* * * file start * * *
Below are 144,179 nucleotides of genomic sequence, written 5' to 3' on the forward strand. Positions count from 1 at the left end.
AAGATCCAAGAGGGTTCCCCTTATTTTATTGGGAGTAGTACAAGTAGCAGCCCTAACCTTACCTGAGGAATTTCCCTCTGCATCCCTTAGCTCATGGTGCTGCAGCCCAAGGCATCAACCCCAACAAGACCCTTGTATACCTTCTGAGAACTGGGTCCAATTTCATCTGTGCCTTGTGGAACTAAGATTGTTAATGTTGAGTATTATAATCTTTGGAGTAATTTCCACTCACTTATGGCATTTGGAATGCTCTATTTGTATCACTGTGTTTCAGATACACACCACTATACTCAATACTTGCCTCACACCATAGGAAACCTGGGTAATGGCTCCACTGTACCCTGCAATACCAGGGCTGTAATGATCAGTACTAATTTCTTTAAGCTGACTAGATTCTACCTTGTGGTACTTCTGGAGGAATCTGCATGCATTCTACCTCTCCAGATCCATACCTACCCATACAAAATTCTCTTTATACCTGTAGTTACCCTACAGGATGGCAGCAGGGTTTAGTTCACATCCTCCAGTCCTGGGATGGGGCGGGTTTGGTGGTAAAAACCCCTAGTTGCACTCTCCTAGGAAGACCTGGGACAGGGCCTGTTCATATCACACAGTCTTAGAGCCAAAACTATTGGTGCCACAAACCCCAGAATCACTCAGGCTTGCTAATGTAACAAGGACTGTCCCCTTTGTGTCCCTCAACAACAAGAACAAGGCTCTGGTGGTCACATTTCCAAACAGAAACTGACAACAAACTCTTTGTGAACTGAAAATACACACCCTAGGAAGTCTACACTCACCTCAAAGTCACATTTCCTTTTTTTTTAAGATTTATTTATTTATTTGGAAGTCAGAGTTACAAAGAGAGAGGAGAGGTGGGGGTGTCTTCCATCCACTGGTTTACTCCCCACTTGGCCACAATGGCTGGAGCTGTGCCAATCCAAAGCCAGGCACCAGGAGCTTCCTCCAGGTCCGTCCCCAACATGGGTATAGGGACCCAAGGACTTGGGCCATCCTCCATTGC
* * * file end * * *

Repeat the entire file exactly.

Below are 144,179 nucleotides of genomic sequence, written 5' to 3' on the forward strand. Positions count from 1 at the left end.
AAGATCCAAGAGGGTTCCCCTTATTTTATTGGGAGTAGTACAAGTAGCAGCCCTAACCTTACCTGAGGAATTTCCCTCTGCATCCCTTAGCTCATGGTGCTGCAGCCCAAGGCATCAACCCCAACAAGACCCTTGTATACCTTCTGAGAACTGGGTCCAATTTCATCTGTGCCTTGTGGAACTAAGATTGTTAATGTTGAGTATTATAATCTTTGGAGTAATTTCCACTCACTTATGGCATTTGGAATGCTCTATTTGTATCACTGTGTTTCAGATACACACCACTATACTCAATACTTGCCTCACACCATAGGAAACCTGGGTAATGGCTCCACTGTACCCTGCAATACCAGGGCTGTAATGATCAGTACTAATTTCTTTAAGCTGACTAGATTCTACCTTGTGGTACTTCTGGAGGAATCTGCATGCATTCTACCTCTCCAGATCCATACCTACCCATACAAAATTCTCTTTATACCTGTAGTTACCCTACAGGATGGCAGCAGGGTTTAGTTCACATCCTCCAGTCCTGGGATGGGGCGGGTTTGGTGGTAAAAACCCCTAGTTGCACTCTCCTAGGAAGACCTGGGACAGGGCCTGTTCATATCACACAGTCTTAGAGCCAAAACTATTGGTGCCACAAACCCCAGAATCACTCAGGCTTGCTAATGTAACAAGGACTGTCCCCTTTGTGTCCCTCAACAACAAGAACAAGGCTCTGGTGGTCACATTTCCAAACAGAAACTGACAACAAACTCTTTGTGAACTGAAAATACACACCCTAGGAAGTCTACACTCACCTCAAAGTCACATTTCCTTTTTTTTTAAGATTTATTTATTTATTTGGAAGTCAGAGTTACAAAGAGAGAGGAGAGGTGGGGGTGTCTTCCATCCACTGGTTTACTCCCCACTTGGCCACAATGGCTGGAGCTGTGCCAATCCAAAGCCAGGCACCAGGAGCTTCCTCCAGGTCCGTCCCCAACATGGGTATAGGGACCCAAGGACTTGGGCCATCCTCCATTGC